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i own a small private server (@home) with all necessary features for my backup purposes (Owncloud, SVN, GIT).

My target now is to ensure the safety of my data in emergency cases like fire/flood. For this i want to rent or use a free online cloud storage (dropbox,strato,...). My server should backup there all important data on a weekly basis. Sadly the CPU, older Atom dualcore, has not enough performance to work on heavy load tasks.

Which file format or technique should i use to upload the data in a way no other system can read it? I thought about implementing an own small crypt software for it but at first i want to here your comments.

Dominik

  • By secure, do you mean to ensure the privacy or just the integrity? In the case of privacy, who do you consider an adversary (would you consider your storage provider an adversary, or just someone who might try and say compromise your account or intercept your traffic?). Are you concerned about encrypting your data at rest or just while it's being transferred? – thexacre Oct 5 '14 at 10:29
  • Secure: I think mostly about privacy, the integrity should be handled by my storage provider. The data should be encrypted at the transfer and on the storage platform. I work on experimental things that shouldn't go public without permission. The terms of agreement from many storage provider have sections in it that they can read the files. That shouldn't happen – Matyro Oct 5 '14 at 13:35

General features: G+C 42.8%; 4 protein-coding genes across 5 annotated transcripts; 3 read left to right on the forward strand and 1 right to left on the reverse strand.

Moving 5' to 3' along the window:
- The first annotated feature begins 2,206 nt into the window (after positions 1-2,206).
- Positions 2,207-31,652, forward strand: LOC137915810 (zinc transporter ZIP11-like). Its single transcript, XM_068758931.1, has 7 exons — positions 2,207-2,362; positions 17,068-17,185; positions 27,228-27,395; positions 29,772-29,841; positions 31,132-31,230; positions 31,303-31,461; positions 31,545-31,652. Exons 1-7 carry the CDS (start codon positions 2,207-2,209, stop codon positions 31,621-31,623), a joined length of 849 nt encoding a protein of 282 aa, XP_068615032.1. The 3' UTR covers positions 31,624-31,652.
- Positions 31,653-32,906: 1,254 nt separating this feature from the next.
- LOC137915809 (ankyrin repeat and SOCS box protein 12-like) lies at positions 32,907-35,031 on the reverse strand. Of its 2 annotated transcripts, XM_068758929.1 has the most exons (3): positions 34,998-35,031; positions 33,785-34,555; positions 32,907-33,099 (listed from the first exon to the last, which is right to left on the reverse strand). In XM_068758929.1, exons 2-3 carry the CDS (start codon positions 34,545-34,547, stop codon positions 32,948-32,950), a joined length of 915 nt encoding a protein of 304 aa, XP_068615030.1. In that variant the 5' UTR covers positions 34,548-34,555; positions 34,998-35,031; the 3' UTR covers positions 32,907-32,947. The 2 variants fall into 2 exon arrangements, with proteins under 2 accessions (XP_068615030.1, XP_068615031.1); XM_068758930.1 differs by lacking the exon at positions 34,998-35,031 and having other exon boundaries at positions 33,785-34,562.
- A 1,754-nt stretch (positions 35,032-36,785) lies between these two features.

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There are a number of providers available for this. You want to make sure that the provider you select has built in encryption options for which you can maintain the key. The below providers all support this.

Remember that you need configure the software to use an encryption key you have generated yourself and keep this secure and safe. If you lose this key your backups are gone. It might be a good idea to invest in a safe deposit box or a fire proof safe.

  • Good fire proof casings have no wire holes and problems with the heat dissipation -> You cant run a server in it. The solution to reconnect 2 HDD's on a weekly basis is not a desirable solution. How secure/trustworthy is the software of the 2 named provider, don't think its open-source. – Matyro Oct 6 '14 at 20:24
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    @Matyro sorry, I phrased this badly. The safe was just to hold the backup of the encryption key. No power needed. – kronicd Oct 6 '14 at 23:02
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I understand the OP was asking about cloud storage; however, this answer mentions duplicity as an option in the case of something more local. The answer goes on to mention that duplicity could be used for any remote instance such as AWS on the back-end, so I feel it would be an appropriate solution to this question as well, especially if one is interested in more control over the process, the data, the ability to move around different back-ends, and the ability to survive company strategy changes such as CrashPlan's recent announcement to begin sunsetting their Home service.

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